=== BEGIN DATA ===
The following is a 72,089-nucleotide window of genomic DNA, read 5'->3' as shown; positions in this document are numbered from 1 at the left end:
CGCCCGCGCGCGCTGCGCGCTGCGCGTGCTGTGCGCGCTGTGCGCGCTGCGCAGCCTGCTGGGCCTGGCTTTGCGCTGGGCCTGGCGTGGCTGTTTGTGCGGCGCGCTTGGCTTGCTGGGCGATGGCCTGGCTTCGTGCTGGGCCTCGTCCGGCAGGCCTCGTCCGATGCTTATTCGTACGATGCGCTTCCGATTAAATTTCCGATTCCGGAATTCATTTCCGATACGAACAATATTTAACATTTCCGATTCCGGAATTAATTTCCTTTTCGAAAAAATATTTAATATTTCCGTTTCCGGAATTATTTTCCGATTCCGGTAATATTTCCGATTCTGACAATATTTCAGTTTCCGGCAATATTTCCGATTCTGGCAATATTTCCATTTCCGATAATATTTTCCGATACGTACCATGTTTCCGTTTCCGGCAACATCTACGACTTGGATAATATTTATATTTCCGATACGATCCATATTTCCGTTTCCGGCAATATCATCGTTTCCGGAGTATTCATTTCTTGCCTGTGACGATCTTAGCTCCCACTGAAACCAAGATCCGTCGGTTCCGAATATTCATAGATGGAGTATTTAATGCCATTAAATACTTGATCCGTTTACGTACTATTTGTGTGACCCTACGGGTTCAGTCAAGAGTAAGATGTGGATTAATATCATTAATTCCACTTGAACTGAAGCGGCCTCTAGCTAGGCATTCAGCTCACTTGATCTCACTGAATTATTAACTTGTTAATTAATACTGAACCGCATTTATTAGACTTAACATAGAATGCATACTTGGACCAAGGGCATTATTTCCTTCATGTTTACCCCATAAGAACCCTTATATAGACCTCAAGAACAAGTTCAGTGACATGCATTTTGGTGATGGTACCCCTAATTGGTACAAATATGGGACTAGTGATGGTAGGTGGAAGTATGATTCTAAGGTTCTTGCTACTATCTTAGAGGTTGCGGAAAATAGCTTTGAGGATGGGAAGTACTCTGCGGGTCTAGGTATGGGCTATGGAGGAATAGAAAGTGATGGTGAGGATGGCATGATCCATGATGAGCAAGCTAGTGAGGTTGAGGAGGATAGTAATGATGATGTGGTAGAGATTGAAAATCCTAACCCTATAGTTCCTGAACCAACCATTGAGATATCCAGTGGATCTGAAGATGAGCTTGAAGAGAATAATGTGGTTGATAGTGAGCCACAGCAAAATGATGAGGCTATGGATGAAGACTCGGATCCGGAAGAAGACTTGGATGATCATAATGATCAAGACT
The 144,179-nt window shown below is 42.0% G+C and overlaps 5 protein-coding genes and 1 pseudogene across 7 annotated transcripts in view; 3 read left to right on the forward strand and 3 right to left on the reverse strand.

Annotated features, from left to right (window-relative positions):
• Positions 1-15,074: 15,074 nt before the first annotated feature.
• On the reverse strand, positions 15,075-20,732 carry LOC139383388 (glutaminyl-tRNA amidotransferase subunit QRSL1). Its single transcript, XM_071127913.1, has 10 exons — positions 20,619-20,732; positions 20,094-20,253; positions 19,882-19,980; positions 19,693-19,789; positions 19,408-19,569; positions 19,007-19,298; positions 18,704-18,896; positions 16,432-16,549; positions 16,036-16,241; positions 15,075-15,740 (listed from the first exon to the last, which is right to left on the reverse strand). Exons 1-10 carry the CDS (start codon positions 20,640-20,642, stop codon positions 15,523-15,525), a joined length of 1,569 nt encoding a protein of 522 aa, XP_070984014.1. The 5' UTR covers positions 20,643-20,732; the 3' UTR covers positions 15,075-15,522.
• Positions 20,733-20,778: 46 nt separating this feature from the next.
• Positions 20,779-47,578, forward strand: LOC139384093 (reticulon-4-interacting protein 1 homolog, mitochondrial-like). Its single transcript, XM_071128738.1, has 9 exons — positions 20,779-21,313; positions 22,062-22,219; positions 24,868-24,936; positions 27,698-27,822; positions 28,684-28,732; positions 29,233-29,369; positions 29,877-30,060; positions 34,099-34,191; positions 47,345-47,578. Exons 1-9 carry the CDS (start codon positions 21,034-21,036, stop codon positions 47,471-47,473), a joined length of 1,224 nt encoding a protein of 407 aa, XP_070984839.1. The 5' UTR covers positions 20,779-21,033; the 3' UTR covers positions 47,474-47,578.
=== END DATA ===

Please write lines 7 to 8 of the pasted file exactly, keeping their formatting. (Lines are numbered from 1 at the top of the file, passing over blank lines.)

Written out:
• Positions 20,733-20,778: 46 nt separating this feature from the next.
• Positions 20,779-47,578, forward strand: LOC139384093 (reticulon-4-interacting protein 1 homolog, mitochondrial-like). Its single transcript, XM_071128738.1, has 9 exons — positions 20,779-21,313; positions 22,062-22,219; positions 24,868-24,936; positions 27,698-27,822; positions 28,684-28,732; positions 29,233-29,369; positions 29,877-30,060; positions 34,099-34,191; positions 47,345-47,578. Exons 1-9 carry the CDS (start codon positions 21,034-21,036, stop codon positions 47,471-47,473), a joined length of 1,224 nt encoding a protein of 407 aa, XP_070984839.1. The 5' UTR covers positions 20,779-21,033; the 3' UTR covers positions 47,474-47,578.